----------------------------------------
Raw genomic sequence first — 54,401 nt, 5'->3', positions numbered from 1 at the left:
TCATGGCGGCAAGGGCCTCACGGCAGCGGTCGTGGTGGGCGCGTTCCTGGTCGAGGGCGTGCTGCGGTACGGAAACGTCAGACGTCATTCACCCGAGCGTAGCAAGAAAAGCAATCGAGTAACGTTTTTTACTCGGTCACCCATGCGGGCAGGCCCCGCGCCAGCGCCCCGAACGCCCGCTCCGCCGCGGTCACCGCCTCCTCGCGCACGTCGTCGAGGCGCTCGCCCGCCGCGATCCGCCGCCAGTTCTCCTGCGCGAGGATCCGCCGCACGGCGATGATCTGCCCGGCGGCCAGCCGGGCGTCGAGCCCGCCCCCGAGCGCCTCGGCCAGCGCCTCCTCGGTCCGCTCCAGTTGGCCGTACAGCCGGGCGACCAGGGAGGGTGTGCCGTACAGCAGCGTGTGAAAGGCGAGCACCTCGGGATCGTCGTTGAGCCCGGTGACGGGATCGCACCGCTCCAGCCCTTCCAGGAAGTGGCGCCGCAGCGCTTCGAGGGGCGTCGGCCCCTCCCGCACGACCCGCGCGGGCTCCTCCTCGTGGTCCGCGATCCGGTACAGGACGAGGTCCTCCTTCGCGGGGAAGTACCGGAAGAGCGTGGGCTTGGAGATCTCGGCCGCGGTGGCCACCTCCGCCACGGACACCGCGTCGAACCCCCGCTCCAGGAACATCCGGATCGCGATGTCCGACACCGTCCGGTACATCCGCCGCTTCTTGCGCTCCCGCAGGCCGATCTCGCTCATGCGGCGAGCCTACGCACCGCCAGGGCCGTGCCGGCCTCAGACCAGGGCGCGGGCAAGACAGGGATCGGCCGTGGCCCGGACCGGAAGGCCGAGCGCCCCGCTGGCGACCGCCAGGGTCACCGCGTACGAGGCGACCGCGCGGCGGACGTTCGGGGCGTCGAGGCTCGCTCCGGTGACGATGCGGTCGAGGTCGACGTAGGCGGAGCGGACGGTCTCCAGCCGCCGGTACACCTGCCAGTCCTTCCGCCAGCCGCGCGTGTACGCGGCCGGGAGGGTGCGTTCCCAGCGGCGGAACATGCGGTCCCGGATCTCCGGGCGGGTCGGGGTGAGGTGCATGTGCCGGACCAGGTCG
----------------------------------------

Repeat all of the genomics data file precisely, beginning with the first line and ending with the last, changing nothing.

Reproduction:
Raw genomic sequence first — 54,401 nt, 5'->3', positions numbered from 1 at the left:
TCATGGCGGCAAGGGCCTCACGGCAGCGGTCGTGGTGGGCGCGTTCCTGGTCGAGGGCGTGCTGCGGTACGGAAACGTCAGACGTCATTCACCCGAGCGTAGCAAGAAAAGCAATCGAGTAACGTTTTTTACTCGGTCACCCATGCGGGCAGGCCCCGCGCCAGCGCCCCGAACGCCCGCTCCGCCGCGGTCACCGCCTCCTCGCGCACGTCGTCGAGGCGCTCGCCCGCCGCGATCCGCCGCCAGTTCTCCTGCGCGAGGATCCGCCGCACGGCGATGATCTGCCCGGCGGCCAGCCGGGCGTCGAGCCCGCCCCCGAGCGCCTCGGCCAGCGCCTCCTCGGTCCGCTCCAGTTGGCCGTACAGCCGGGCGACCAGGGAGGGTGTGCCGTACAGCAGCGTGTGAAAGGCGAGCACCTCGGGATCGTCGTTGAGCCCGGTGACGGGATCGCACCGCTCCAGCCCTTCCAGGAAGTGGCGCCGCAGCGCTTCGAGGGGCGTCGGCCCCTCCCGCACGACCCGCGCGGGCTCCTCCTCGTGGTCCGCGATCCGGTACAGGACGAGGTCCTCCTTCGCGGGGAAGTACCGGAAGAGCGTGGGCTTGGAGATCTCGGCCGCGGTGGCCACCTCCGCCACGGACACCGCGTCGAACCCCCGCTCCAGGAACATCCGGATCGCGATGTCCGACACCGTCCGGTACATCCGCCGCTTCTTGCGCTCCCGCAGGCCGATCTCGCTCATGCGGCGAGCCTACGCACCGCCAGGGCCGTGCCGGCCTCAGACCAGGGCGCGGGCAAGACAGGGATCGGCCGTGGCCCGGACCGGAAGGCCGAGCGCCCCGCTGGCGACCGCCAGGGTCACCGCGTACGAGGCGACCGCGCGGCGGACGTTCGGGGCGTCGAGGCTCGCTCCGGTGACGATGCGGTCGAGGTCGACGTAGGCGGAGCGGACGGTCTCCAGCCGCCGGTACACCTGCCAGTCCTTCCGCCAGCCGCGCGTGTACGCGGCCGGGAGGGTGCGTTCCCAGCGGCGGAACATGCGGTCCCGGATCTCCGGGCGGGTCGGGGTGAGGTGCATGTGCCGGACCAGGTCG